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You have those who swear by alternative remedies and those that are strongly against them. This issue is often not that none of these remedies are useful, it is simply a matter of some people insisting they can be used to replace regular medicines.

This is one of those controversial topics that is at the root of many heated debates. You have those who swear by alternative remedies and those that are strongly against them. The issue is often not that none of these remedies are useful, it is simply a matter of some people insisting they can be used to replace regular medicines. And of course these days there is a natural remedy for just about any ailment or illness. As a supplement, many alternative or natural remedies are useful, but the important thing to remember is the word "supplement". In the majority of cases, they are not the cure they claim to be.

There are so many different alternative treatments available that to talk about each one would result in a thick book, so for the purposes of this article, the most commonly recommended remedies will be looked at.

Black Salve

This is a paste commonly made from bloodroot, and is one of the more dangerous natural remedies being marketed. Black Salve is said to "cure" skin cancer, but this is absolutely not true. What it does do is destroy the skin, turning it black, and causing it to peel off — resulting in a nasty-looking scar. Scientific research has shown there are no benefits from using black salve, and it certainly does not cure skin cancer or other skin lesions. In fact, the US Drug and Food Administration has listed this salve as a fake cure for cancer, and they have enforced legal action against those that market Cansema, the other name for Black Salve.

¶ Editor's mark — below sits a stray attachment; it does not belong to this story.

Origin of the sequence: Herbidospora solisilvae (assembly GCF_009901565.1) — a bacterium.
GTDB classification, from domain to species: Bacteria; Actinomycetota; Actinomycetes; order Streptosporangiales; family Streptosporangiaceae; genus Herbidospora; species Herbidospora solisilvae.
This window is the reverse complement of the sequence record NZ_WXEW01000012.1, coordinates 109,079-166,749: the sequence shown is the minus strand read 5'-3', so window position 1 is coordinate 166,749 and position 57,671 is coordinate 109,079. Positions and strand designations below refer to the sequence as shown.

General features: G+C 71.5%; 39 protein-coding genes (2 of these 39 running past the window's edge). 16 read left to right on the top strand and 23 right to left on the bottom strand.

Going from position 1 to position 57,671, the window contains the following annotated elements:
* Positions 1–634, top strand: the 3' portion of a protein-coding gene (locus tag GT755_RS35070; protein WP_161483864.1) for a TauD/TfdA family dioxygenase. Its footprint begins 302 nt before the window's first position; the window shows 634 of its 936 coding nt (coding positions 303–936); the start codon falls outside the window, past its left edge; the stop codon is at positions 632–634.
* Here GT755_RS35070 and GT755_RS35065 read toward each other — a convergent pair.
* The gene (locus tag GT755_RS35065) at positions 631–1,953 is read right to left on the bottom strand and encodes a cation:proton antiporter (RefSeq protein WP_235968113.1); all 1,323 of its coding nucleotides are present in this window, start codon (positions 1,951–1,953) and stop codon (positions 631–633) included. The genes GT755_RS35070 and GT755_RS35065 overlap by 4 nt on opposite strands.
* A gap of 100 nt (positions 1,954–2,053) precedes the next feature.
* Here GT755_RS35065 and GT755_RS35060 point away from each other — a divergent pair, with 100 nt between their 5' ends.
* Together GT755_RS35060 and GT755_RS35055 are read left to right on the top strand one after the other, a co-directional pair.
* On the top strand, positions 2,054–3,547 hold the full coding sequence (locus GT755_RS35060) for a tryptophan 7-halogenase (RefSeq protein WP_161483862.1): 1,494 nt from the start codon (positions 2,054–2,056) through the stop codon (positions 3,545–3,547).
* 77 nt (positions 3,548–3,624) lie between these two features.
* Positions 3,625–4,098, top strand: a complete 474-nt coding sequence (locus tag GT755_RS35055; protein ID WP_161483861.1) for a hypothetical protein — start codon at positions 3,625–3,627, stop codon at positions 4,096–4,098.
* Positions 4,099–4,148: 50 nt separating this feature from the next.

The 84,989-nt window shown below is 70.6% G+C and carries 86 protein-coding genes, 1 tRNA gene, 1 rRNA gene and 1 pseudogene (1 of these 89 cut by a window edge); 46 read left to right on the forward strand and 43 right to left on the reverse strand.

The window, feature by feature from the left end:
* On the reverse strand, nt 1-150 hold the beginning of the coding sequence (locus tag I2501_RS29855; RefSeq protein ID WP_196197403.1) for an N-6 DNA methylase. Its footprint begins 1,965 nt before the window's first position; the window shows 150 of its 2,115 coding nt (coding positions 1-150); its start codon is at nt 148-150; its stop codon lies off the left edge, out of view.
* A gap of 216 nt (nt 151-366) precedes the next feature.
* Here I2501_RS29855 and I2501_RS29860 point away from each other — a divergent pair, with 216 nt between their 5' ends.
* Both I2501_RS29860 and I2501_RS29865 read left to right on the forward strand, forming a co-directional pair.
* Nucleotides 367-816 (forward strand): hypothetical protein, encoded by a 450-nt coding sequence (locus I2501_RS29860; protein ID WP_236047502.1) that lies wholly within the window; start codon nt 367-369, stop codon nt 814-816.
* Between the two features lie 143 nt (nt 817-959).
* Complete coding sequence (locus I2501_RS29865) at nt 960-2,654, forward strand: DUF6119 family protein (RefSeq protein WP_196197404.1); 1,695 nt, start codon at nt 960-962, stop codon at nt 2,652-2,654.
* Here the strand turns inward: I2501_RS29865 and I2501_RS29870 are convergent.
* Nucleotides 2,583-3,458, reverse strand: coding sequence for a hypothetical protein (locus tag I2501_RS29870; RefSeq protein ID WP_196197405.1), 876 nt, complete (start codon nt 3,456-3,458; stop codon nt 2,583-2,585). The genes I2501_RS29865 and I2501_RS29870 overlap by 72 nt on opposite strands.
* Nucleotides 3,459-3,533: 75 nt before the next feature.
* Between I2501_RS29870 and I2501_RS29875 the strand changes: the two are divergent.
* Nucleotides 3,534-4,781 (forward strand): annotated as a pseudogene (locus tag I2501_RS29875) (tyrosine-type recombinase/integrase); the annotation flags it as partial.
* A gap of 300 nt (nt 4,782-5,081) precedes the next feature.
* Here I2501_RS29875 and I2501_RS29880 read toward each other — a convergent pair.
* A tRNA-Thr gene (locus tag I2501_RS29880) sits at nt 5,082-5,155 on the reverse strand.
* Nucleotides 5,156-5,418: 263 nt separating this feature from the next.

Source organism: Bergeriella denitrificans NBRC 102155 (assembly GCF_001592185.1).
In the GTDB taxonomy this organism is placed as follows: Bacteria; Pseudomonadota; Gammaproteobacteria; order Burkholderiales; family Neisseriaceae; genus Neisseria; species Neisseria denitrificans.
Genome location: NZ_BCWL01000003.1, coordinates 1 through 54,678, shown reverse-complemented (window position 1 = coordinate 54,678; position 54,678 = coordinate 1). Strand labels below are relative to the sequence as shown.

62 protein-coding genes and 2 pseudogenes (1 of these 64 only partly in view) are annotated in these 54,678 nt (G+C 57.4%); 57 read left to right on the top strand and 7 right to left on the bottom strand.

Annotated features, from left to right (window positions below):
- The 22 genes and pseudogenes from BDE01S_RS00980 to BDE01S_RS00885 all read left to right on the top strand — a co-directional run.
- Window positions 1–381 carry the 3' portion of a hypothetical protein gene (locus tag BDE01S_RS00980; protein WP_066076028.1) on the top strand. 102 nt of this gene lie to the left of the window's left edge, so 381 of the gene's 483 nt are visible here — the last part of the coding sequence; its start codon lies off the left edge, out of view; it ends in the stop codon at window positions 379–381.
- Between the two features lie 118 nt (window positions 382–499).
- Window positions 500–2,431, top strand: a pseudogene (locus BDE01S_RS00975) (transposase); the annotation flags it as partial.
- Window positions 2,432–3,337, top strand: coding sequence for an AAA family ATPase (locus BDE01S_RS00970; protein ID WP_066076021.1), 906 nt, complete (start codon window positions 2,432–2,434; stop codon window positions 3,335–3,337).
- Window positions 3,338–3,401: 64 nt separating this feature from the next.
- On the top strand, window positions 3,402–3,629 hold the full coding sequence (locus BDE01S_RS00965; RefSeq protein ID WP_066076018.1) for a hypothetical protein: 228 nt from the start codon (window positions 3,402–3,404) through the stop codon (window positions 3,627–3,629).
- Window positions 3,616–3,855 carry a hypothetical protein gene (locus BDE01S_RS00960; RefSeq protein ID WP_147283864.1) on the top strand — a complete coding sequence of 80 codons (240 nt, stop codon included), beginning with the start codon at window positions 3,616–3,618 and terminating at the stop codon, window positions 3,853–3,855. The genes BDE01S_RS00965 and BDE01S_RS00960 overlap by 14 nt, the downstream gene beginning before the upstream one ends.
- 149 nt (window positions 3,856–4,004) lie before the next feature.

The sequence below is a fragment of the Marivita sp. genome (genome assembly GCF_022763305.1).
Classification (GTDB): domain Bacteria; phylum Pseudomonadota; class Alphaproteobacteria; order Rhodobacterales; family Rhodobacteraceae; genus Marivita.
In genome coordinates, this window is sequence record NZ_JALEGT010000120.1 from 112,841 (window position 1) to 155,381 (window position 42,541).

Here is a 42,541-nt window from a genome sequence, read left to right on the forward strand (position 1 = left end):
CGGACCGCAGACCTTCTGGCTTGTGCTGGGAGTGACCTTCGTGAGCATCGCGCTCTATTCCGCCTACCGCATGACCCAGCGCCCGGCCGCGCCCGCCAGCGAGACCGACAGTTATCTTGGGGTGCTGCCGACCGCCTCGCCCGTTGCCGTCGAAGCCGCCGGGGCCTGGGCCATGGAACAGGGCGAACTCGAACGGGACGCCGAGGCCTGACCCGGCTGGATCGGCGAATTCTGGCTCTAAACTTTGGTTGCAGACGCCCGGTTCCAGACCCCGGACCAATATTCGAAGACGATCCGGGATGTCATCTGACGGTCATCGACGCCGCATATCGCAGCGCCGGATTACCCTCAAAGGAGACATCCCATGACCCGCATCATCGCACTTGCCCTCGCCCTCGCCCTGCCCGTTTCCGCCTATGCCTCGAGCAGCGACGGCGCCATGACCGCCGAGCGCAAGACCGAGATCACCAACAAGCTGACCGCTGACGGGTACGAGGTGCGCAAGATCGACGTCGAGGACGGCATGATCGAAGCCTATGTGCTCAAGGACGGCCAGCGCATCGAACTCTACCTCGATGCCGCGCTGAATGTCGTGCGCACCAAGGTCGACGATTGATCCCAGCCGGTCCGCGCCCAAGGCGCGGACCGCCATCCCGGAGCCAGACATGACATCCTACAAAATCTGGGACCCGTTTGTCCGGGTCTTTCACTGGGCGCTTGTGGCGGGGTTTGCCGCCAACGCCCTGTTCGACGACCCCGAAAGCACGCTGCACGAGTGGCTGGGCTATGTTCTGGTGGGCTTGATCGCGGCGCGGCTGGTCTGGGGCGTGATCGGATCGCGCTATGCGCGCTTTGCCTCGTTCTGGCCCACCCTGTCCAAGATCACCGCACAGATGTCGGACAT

St Johns Wort

Recommended as a natural treatment for depression, St Johns wort is sold the world over. A lot of people are against pharmaceutical treatment for depression as they believe the chemicals are harmful, so more and more people are turning to St Johns wort. Because there is such a high rate of depression, including more than 10 million sufferers each year in the US, researchers decided to study the differences between antidepressants and St Johns wort. By studying 200 people who were given either the St Johns wort or a placebo, it was shown that there was absolutely no difference in depression symptoms using either.

Gingko

Can gingko ward off Alzheimer's Disease? Despite the claims used in marketing tactics, research showed that it has no effect on memory and onset of dementia, and does not work to keep Alzheimers away.

Milk Thistle

A popular home remedy, milk thistle is said to help the liver, particularly in those with cirrhosis or hepatitis. A study was undertaken in 2011 to determine whether or not milk thistle was of any benefit for liver disease, and unfortunately the results showed that it had no effect at all. The level of damage to the liver was the same in those who were taking milk thistle and those on the placebo.

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